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Rohrer & Klingner

Available in the following colours:

Sunflower, Morinda, Pernambuco, Magenta, Old Bordeaux, Solferino, Cassia, Royal Blue, Permanent Blue, Sea Blue, Verdigris, Vridian Green, Verdure, Old Golden Green, Sepia, Leipsician Black, Scabiosa (Iron/gall), Salix (Iron/gall)

To be clear, the company produces a number of different types of ink: Caligraphy, Traditional, Drawing ink etc. The only ink you should consider for your fountain pen is their Writing Ink line. The ink for pens has been available in North American since 2006. Pen stores if they stock the ink, will typically stock writing ink, but if you are in an art supply supply store, the other lines could be available.

At the time of my first review back in 2012 I had to order my ink from the United States. In Canada Stylus Fine Pens of Edmonton also stocked the ink. In Europe there are numerous pen stores listed stocking the product.


Rohrer & Kligner 


The company produces inks in 18 colours. The promotiional information indicates the inks are produced with inter alia modern raw materials, use high-class brilliant colorants, specially treated water and minimal amounts of additives. This well-balanced composition, Rohrer Klingner says, gives their ink optimal flow.

The inks come in a 50 ml bottle that is round and tall. This is a good basic design for ease in filling pens. The compact bottle nicely fits within a briefcase. The bottle is made our of brown glass to protect the ink from light.


Salix - Klingner & Rhorer


Salix is one of the two iron gall writing inks made by Rohrer & Klingner. Iron gall ink is made from iron salts and tannic acids from vegetables. Nothing new here, it was the ink used in Europe between the 5th and 19th C. Historically, because of how the ink is formulated, it adheres firmly to parchment or vellum and would not be removed by rubbing or washing. But what we get today is not the historic iron gall ink of the past. The inks of today have small amounts of ferro-gallic optimized for fountain pen writing. From what I read, there is no concern in terms of how it impacts your fountain pen, although, numerous references -- unless left for long periods in a pen. So use, and then wash out the pen to store. I think a nice to to answer the question: Should I use an iron gall ink? Yes, as long as it is in a pen that you regularly use.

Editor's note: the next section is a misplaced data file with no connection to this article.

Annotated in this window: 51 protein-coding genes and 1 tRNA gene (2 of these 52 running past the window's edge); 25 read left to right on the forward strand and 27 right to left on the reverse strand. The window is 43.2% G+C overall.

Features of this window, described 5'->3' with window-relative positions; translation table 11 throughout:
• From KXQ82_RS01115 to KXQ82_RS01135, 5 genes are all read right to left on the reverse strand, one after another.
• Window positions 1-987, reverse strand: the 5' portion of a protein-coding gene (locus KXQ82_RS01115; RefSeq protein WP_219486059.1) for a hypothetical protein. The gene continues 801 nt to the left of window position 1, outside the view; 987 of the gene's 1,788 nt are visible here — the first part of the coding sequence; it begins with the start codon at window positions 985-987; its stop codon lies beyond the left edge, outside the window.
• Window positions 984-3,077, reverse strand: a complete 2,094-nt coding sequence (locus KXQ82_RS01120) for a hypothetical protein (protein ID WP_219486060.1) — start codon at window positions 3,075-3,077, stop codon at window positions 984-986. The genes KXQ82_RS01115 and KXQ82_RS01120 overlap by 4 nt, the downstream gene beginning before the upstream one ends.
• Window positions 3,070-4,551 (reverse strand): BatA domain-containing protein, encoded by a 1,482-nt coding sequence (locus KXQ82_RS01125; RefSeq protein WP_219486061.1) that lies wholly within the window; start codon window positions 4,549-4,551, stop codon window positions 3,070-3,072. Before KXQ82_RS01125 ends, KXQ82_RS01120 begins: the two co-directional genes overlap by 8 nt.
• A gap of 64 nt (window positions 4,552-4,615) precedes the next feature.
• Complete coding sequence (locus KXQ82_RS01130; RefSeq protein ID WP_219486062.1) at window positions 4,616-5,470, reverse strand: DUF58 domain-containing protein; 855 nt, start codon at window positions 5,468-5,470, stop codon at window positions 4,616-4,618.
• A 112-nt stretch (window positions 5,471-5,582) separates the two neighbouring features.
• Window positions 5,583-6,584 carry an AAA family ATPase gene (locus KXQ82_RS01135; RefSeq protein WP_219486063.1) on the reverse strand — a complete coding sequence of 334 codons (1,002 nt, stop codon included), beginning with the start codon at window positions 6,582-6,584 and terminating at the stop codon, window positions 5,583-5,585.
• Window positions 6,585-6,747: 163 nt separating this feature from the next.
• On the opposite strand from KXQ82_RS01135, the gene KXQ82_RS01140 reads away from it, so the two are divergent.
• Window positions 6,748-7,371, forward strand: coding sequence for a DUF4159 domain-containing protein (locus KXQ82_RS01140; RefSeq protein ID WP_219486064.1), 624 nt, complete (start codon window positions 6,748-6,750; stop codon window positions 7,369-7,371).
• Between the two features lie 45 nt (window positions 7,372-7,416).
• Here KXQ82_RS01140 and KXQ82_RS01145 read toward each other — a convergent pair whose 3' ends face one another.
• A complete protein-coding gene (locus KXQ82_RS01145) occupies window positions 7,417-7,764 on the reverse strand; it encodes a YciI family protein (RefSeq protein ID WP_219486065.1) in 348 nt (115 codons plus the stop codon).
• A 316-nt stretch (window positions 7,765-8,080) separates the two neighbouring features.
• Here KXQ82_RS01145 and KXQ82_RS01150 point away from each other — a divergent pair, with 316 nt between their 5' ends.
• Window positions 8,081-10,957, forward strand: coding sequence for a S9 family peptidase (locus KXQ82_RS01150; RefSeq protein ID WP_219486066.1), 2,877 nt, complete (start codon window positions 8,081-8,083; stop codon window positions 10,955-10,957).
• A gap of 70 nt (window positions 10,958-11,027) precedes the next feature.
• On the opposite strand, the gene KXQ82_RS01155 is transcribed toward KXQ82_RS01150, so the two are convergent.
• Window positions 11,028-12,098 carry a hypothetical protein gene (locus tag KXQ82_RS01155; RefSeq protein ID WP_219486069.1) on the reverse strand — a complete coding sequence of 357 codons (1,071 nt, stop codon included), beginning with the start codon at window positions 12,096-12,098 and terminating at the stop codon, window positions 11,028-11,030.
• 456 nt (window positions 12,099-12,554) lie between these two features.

There is a gradual darkening of the ink as oxidation process takes place. The colour changing aspect varies dependent on the type of paper.

Iron gall inks have their unique chemistry. Other inks, such as pigmented inks, h ave tiny suspended solids in the ink that when left for long periods in the pen can remain in the feed.




While it has a delicate purple tone when you write, this iron gall ink darkens as it dry to a purple/grey/black ink. See my comments on iron gall inks above for Salix. What I do like about the ink is the transformation to a blackish-purple. Easy on the eye. When I have a full page of writing, this is not a colour that I look back at and ask: why did I use that colour!



This is the colour in the Rohner & Klingner line that I use the most. I like the particular tone of the green. It is some what similar to some of the warm olive green inks like Salamander in the Diamine. Flow is good, the ink dries in a reasonable time. Thre is good performance using a variety of pens. This is colour 40-530 in the Writing line of inks by Rohner & Klingner.



Rohrer-Klingner Alt-Bordeaux


As I continue to explore burgundy colour-tone inks, I was looking forward to trying out Rohrer & Klingner's Alt-Bordeaux. The company, located in Germany makes excellente quality inks. Alt-Bordeaux is a wine-tone ink, with no brown tones, as are found in some the Bordeaux colours. The ink has a reasonable wet flow and comes across as a lighter toned ink. If this ink has to lean to any other colour, it has a bit of a purple look.

In terms of outher brands, this ink is close in colour to Private Reserve Arabian Rose and a deeper shade of colour than Noodler's Black Swan.